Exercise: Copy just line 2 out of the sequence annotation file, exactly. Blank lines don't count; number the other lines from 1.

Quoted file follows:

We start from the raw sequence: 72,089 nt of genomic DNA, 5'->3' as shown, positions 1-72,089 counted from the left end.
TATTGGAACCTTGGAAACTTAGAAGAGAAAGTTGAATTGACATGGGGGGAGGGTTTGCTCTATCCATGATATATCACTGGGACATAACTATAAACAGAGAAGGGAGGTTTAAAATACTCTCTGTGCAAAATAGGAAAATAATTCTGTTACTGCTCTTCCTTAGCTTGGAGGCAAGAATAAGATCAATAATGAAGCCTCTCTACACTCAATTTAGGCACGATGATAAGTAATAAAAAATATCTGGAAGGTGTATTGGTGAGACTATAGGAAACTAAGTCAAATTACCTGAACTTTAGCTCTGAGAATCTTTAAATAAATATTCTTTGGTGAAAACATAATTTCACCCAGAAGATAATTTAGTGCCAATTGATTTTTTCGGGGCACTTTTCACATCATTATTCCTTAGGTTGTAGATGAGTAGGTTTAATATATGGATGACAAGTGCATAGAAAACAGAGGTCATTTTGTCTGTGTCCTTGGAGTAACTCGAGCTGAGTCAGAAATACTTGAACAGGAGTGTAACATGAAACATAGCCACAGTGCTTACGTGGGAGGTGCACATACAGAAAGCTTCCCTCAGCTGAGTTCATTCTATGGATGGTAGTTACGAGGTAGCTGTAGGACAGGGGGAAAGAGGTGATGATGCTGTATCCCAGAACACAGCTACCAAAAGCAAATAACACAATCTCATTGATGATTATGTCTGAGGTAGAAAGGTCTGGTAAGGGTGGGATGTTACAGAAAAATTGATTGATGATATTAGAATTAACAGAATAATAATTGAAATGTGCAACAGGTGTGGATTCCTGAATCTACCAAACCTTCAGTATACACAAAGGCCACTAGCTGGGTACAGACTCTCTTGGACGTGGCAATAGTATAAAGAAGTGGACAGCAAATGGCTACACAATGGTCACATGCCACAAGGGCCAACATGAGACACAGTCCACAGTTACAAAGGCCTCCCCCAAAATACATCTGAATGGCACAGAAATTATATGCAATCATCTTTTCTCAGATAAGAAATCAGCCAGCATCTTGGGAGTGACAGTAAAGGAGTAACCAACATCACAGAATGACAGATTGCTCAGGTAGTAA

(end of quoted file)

TATTGGAACCTTGGAAACTTAGAAGAGAAAGTTGAATTGACATGGGGGGAGGGTTTGCTCTATCCATGATATATCACTGGGACATAACTATAAACAGAGAAGGGAGGTTTAAAATACTCTCTGTGCAAAATAGGAAAATAATTCTGTTACTGCTCTTCCTTAGCTTGGAGGCAAGAATAAGATCAATAATGAAGCCTCTCTACACTCAATTTAGGCACGATGATAAGTAATAAAAAATATCTGGAAGGTGTATTGGTGAGACTATAGGAAACTAAGTCAAATTACCTGAACTTTAGCTCTGAGAATCTTTAAATAAATATTCTTTGGTGAAAACATAATTTCACCCAGAAGATAATTTAGTGCCAATTGATTTTTTCGGGGCACTTTTCACATCATTATTCCTTAGGTTGTAGATGAGTAGGTTTAATATATGGATGACAAGTGCATAGAAAACAGAGGTCATTTTGTCTGTGTCCTTGGAGTAACTCGAGCTGAGTCAGAAATACTTGAACAGGAGTGTAACATGAAACATAGCCACAGTGCTTACGTGGGAGGTGCACATACAGAAAGCTTCCCTCAGCTGAGTTCATTCTATGGATGGTAGTTACGAGGTAGCTGTAGGACAGGGGGAAAGAGGTGATGATGCTGTATCCCAGAACACAGCTACCAAAAGCAAATAACACAATCTCATTGATGATTATGTCTGAGGTAGAAAGGTCTGGTAAGGGTGGGATGTTACAGAAAAATTGATTGATGATATTAGAATTAACAGAATAATAATTGAAATGTGCAACAGGTGTGGATTCCTGAATCTACCAAACCTTCAGTATACACAAAGGCCACTAGCTGGGTACAGACTCTCTTGGACGTGGCAATAGTATAAAGAAGTGGACAGCAAATGGCTACACAATGGTCACATGCCACAAGGGCCAACATGAGACACAGTCCACAGTTACAAAGGCCTCCCCCAAAATACATCTGAATGGCACAGAAATTATATGCAATCATCTTTTCTCAGATAAGAAATCAGCCAGCATCTTGGGAGTGACAGTAAAGGAGTAACCAACATCACAGAATGACAGATTGCTCAGGTAGTAA